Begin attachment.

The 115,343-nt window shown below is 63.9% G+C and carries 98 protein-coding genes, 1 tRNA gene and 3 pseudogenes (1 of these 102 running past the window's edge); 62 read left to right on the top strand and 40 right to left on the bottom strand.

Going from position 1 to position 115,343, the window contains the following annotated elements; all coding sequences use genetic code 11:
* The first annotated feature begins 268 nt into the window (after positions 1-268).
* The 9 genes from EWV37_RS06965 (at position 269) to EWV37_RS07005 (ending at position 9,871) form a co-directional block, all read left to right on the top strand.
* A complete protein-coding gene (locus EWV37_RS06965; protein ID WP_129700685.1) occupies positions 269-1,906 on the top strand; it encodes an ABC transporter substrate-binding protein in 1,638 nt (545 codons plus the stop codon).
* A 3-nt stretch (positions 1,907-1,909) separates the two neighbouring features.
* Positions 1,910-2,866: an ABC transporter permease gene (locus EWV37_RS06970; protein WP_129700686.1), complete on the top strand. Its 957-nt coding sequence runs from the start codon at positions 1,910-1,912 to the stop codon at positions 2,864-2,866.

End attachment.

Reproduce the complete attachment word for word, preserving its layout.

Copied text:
The 115,343-nt window shown below is 63.9% G+C and carries 98 protein-coding genes, 1 tRNA gene and 3 pseudogenes (1 of these 102 running past the window's edge); 62 read left to right on the top strand and 40 right to left on the bottom strand.

Going from position 1 to position 115,343, the window contains the following annotated elements; all coding sequences use genetic code 11:
* The first annotated feature begins 268 nt into the window (after positions 1-268).
* The 9 genes from EWV37_RS06965 (at position 269) to EWV37_RS07005 (ending at position 9,871) form a co-directional block, all read left to right on the top strand.
* A complete protein-coding gene (locus EWV37_RS06965; protein ID WP_129700685.1) occupies positions 269-1,906 on the top strand; it encodes an ABC transporter substrate-binding protein in 1,638 nt (545 codons plus the stop codon).
* A 3-nt stretch (positions 1,907-1,909) separates the two neighbouring features.
* Positions 1,910-2,866: an ABC transporter permease gene (locus EWV37_RS06970; protein WP_129700686.1), complete on the top strand. Its 957-nt coding sequence runs from the start codon at positions 1,910-1,912 to the stop codon at positions 2,864-2,866.